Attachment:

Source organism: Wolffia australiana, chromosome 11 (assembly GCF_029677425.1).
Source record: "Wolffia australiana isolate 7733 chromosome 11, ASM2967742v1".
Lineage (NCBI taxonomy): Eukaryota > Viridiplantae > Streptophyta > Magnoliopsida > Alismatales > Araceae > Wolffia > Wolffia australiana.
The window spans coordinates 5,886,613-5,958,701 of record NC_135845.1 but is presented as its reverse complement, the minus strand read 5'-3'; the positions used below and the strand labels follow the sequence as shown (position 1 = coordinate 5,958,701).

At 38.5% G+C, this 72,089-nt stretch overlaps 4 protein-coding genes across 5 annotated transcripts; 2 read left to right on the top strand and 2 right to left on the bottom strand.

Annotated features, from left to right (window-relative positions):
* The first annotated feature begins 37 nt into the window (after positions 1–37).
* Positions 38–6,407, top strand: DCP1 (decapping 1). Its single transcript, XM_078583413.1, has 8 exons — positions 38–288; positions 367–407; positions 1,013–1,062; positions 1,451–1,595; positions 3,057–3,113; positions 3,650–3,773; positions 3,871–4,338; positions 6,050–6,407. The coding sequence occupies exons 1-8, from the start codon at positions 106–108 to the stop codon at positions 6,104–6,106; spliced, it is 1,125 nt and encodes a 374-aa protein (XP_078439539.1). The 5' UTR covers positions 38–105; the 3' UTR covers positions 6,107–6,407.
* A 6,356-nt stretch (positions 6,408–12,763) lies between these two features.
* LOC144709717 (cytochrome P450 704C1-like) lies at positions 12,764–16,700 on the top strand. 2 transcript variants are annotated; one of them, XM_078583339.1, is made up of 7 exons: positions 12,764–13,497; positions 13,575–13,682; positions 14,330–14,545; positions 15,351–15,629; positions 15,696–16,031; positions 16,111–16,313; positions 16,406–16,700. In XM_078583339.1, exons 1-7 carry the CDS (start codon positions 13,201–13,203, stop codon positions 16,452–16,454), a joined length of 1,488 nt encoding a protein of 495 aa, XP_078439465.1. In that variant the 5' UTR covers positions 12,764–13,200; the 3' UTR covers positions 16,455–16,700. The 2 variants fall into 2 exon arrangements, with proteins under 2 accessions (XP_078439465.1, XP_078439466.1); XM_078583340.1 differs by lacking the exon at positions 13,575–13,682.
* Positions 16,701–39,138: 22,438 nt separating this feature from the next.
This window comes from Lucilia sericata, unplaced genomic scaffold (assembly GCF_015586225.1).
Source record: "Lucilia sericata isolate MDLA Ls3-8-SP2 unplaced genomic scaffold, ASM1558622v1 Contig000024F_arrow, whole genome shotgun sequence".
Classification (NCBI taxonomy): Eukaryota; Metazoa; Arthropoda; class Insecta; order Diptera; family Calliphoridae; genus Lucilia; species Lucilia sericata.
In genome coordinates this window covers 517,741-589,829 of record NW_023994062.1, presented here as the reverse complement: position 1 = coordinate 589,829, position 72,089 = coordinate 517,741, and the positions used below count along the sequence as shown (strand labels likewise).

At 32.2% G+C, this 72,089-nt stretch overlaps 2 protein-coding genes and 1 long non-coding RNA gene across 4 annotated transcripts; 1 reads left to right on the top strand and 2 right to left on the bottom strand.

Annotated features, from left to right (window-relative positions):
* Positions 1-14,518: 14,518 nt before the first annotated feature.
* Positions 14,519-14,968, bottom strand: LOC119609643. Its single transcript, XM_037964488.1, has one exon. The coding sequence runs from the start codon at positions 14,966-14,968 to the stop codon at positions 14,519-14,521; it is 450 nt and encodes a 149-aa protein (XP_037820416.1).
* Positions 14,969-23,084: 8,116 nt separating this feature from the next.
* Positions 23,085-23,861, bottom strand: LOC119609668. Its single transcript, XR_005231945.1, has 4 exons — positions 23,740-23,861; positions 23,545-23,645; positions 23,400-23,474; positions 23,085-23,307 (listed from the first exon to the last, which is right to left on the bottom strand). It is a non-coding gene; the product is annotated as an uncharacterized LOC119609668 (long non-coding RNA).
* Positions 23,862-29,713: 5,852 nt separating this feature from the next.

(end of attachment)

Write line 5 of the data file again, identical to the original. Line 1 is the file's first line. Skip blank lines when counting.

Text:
At 38.5% G+C, this 72,089-nt stretch overlaps 4 protein-coding genes across 5 annotated transcripts; 2 read left to right on the top strand and 2 right to left on the bottom strand.